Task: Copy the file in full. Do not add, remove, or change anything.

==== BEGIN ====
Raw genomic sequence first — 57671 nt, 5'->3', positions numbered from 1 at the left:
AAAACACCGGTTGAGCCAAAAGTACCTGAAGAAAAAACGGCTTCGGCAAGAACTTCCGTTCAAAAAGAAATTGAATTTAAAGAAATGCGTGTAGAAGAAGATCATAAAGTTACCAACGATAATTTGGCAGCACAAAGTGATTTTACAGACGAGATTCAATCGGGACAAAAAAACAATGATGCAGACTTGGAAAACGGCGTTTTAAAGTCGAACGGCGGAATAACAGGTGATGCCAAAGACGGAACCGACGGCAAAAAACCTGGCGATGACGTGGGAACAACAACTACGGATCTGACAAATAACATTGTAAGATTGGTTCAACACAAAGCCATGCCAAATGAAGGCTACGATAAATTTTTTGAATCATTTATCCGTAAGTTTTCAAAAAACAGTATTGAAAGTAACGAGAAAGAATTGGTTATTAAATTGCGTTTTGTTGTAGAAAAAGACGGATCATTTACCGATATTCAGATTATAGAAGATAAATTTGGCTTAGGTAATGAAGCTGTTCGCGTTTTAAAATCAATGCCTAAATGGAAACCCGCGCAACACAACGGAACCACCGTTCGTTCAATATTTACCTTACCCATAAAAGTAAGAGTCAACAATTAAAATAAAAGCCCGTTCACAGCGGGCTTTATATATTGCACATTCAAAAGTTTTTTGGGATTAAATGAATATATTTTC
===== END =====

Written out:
Raw genomic sequence first — 57671 nt, 5'->3', positions numbered from 1 at the left:
AAAACACCGGTTGAGCCAAAAGTACCTGAAGAAAAAACGGCTTCGGCAAGAACTTCCGTTCAAAAAGAAATTGAATTTAAAGAAATGCGTGTAGAAGAAGATCATAAAGTTACCAACGATAATTTGGCAGCACAAAGTGATTTTACAGACGAGATTCAATCGGGACAAAAAAACAATGATGCAGACTTGGAAAACGGCGTTTTAAAGTCGAACGGCGGAATAACAGGTGATGCCAAAGACGGAACCGACGGCAAAAAACCTGGCGATGACGTGGGAACAACAACTACGGATCTGACAAATAACATTGTAAGATTGGTTCAACACAAAGCCATGCCAAATGAAGGCTACGATAAATTTTTTGAATCATTTATCCGTAAGTTTTCAAAAAACAGTATTGAAAGTAACGAGAAAGAATTGGTTATTAAATTGCGTTTTGTTGTAGAAAAAGACGGATCATTTACCGATATTCAGATTATAGAAGATAAATTTGGCTTAGGTAATGAAGCTGTTCGCGTTTTAAAATCAATGCCTAAATGGAAACCCGCGCAACACAACGGAACCACCGTTCGTTCAATATTTACCTTACCCATAAAAGTAAGAGTCAACAATTAAAATAAAAGCCCGTTCACAGCGGGCTTTATATATTGCACATTCAAAAGTTTTTTGGGATTAAATGAATATATTTTC